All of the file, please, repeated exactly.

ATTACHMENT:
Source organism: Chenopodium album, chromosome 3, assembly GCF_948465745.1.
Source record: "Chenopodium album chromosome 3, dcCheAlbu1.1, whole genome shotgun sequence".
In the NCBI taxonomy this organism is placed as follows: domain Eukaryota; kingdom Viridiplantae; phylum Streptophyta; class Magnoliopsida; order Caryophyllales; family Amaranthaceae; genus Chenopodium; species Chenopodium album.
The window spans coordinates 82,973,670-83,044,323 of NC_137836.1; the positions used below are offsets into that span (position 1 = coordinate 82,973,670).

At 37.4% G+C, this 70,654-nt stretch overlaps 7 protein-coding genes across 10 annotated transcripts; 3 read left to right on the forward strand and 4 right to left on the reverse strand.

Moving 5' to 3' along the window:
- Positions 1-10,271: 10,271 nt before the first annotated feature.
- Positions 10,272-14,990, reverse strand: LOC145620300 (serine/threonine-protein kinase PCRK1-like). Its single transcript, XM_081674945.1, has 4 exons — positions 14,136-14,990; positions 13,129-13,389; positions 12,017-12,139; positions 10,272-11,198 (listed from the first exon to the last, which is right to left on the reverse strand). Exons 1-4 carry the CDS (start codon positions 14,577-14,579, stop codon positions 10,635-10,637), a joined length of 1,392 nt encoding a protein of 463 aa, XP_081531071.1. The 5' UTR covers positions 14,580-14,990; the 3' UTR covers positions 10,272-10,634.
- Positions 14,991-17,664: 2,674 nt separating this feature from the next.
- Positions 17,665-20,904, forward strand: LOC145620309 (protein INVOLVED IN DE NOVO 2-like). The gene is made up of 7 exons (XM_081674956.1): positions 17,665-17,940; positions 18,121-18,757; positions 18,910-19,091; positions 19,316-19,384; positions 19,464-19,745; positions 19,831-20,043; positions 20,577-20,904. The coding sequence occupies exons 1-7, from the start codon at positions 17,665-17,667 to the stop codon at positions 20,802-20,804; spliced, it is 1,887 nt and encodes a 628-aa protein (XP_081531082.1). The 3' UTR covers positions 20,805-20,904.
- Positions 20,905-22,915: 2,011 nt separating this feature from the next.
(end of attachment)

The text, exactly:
Source organism: Chenopodium album, chromosome 3, assembly GCF_948465745.1.
Source record: "Chenopodium album chromosome 3, dcCheAlbu1.1, whole genome shotgun sequence".
In the NCBI taxonomy this organism is placed as follows: domain Eukaryota; kingdom Viridiplantae; phylum Streptophyta; class Magnoliopsida; order Caryophyllales; family Amaranthaceae; genus Chenopodium; species Chenopodium album.
The window spans coordinates 82,973,670-83,044,323 of NC_137836.1; the positions used below are offsets into that span (position 1 = coordinate 82,973,670).

At 37.4% G+C, this 70,654-nt stretch overlaps 7 protein-coding genes across 10 annotated transcripts; 3 read left to right on the forward strand and 4 right to left on the reverse strand.

Moving 5' to 3' along the window:
- Positions 1-10,271: 10,271 nt before the first annotated feature.
- Positions 10,272-14,990, reverse strand: LOC145620300 (serine/threonine-protein kinase PCRK1-like). Its single transcript, XM_081674945.1, has 4 exons — positions 14,136-14,990; positions 13,129-13,389; positions 12,017-12,139; positions 10,272-11,198 (listed from the first exon to the last, which is right to left on the reverse strand). Exons 1-4 carry the CDS (start codon positions 14,577-14,579, stop codon positions 10,635-10,637), a joined length of 1,392 nt encoding a protein of 463 aa, XP_081531071.1. The 5' UTR covers positions 14,580-14,990; the 3' UTR covers positions 10,272-10,634.
- Positions 14,991-17,664: 2,674 nt separating this feature from the next.
- Positions 17,665-20,904, forward strand: LOC145620309 (protein INVOLVED IN DE NOVO 2-like). The gene is made up of 7 exons (XM_081674956.1): positions 17,665-17,940; positions 18,121-18,757; positions 18,910-19,091; positions 19,316-19,384; positions 19,464-19,745; positions 19,831-20,043; positions 20,577-20,904. The coding sequence occupies exons 1-7, from the start codon at positions 17,665-17,667 to the stop codon at positions 20,802-20,804; spliced, it is 1,887 nt and encodes a 628-aa protein (XP_081531082.1). The 3' UTR covers positions 20,805-20,904.
- Positions 20,905-22,915: 2,011 nt separating this feature from the next.